Why not? This is also a country-branding exercise. All such biennales are an opportunity to highlight what a country has to offer to the design world. It took a lot of work to get the government to endorse it. Because governments are used to trade fairs. They are used to exhibitions. They are used to conferences. Not design biennales.

They want to sign MoUs (memorandums of understanding) at the end of something like this presumably?

They didn’t understand biennales. I’m very happy that we’ve broken that constraint. We have put India on that map. It is about tourism, it is about textiles, it is about manufacturing, it is about everything else and this is quintessential India. We are a progressing country, and we have our own utopias. That is a challenge to show off.

But this is all part of a broader plan you have for Indian design, especially as part of the India Design Forum.

The larger agenda is to really create or design infrastructure which is both policy driven and private sector driven that will enable young designers. We have an NID (National Institute of Design) and a few other private design schools. Is that sufficient for a country the size of India? Absolutely not. I want to help designers to actually create businesses and add value to the businesses, allow them to market themselves and be Indian global designers as well. Today all your automotive companies have their design studios out of India. This has to change.

What is holding us back from becoming a global design powerhouse?

The problem is the mindset. We have to stop saying we are a poor country, we are a poor country. We have our multiple utopias because multiple problems exist, but you have to handle them at the same time. You cannot reduce everything to the common denominator of poverty. Once you reduce everything to a single metric then we start thinking: This is not better or that is not well, this is not important that is not important. Everything is important. We have killed the creative legacy of India by reducing everything to good or bad.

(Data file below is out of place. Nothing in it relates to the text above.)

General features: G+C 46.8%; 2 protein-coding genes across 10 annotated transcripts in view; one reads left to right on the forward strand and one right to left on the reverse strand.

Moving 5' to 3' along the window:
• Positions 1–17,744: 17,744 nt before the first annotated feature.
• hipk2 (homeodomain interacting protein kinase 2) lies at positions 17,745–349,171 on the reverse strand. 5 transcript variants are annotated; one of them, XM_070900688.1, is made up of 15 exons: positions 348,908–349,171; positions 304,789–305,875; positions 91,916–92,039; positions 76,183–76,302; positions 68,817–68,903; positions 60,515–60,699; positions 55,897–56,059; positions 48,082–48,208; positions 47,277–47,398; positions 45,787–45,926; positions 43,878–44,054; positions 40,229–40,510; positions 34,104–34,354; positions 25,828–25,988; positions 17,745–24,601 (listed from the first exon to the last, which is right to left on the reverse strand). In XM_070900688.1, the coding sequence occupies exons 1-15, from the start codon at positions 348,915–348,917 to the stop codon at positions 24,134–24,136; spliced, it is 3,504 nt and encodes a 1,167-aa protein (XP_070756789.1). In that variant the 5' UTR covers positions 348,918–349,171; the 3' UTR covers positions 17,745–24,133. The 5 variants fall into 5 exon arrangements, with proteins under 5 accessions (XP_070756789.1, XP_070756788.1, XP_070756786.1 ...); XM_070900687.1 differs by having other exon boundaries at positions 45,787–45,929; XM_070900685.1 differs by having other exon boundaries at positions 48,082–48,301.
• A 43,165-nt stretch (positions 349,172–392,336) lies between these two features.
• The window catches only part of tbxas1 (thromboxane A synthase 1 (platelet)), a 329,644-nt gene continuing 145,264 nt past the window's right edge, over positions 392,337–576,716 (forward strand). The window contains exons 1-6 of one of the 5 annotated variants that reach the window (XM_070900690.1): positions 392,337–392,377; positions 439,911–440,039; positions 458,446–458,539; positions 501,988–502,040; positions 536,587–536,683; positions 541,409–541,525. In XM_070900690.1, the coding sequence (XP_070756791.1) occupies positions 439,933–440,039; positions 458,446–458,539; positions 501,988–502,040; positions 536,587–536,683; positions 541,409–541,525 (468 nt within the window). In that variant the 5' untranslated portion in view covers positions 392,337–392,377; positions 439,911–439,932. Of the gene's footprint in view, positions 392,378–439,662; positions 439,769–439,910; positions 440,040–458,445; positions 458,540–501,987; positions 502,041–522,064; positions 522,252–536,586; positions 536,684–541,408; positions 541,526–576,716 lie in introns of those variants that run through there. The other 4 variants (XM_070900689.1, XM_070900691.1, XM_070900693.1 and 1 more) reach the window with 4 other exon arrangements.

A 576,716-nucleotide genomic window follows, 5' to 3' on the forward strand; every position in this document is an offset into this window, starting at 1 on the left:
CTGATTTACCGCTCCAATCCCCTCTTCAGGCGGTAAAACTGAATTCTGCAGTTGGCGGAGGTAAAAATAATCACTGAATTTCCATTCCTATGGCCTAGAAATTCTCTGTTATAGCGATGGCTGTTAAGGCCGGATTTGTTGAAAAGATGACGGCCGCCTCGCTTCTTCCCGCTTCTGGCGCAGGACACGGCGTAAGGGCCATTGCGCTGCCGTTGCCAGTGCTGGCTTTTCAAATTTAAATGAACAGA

Is that because of this tremendous utilitarianism that we have?

Utilitarianism is fine, but design and innovation are part of utilitarianism. How can you design a pen, how can you design anything without thinking about its utility? There is a central philosophy: we must do more with less. We are obsessed with this. Why not do more with more? Instead we design products that do their job in the most basic ways possible. We don’t care how many people will use it, we don’t care about the different people who use a product, we don’t care about ease of use. But we should. Unfortunately design is seen as being a superfluous. Design is art and therefore unessential. But that is totally wrong. Design is all about making functional products.

Is that the problem. That we don’t see the difference between those two things? Design and art?

No, we don’t see the difference. Even journalists don’t understand it. I’m forever asked this question. What is the definition of art and design? And then there are people who think that good design is all about handbags and shoes.

I’m passionate about it. We have lost our creative legacy which is why despite all the big, huge Indian conglomerates that are in IT, we will never produce a Steve Jobs. Because we only do jobwork. We have to learn to create.

How do you stop that? How do you intervene? What intervention do you need?

You need a change in the mindset. You need a government that thinks that creativity is important. That it is innovation and design that transforms cities into liveable harmonious spaces. You have to have more design schools. You have to have design thinking. You have to have design in your vocabulary in government. But we think good design is elitist. Because it is art. And we think art is elitist. While the procurement of art may be elitist, the people who make art are not elitist. Art itself is not elitist. We need to drill this into people starting from the government and downwards.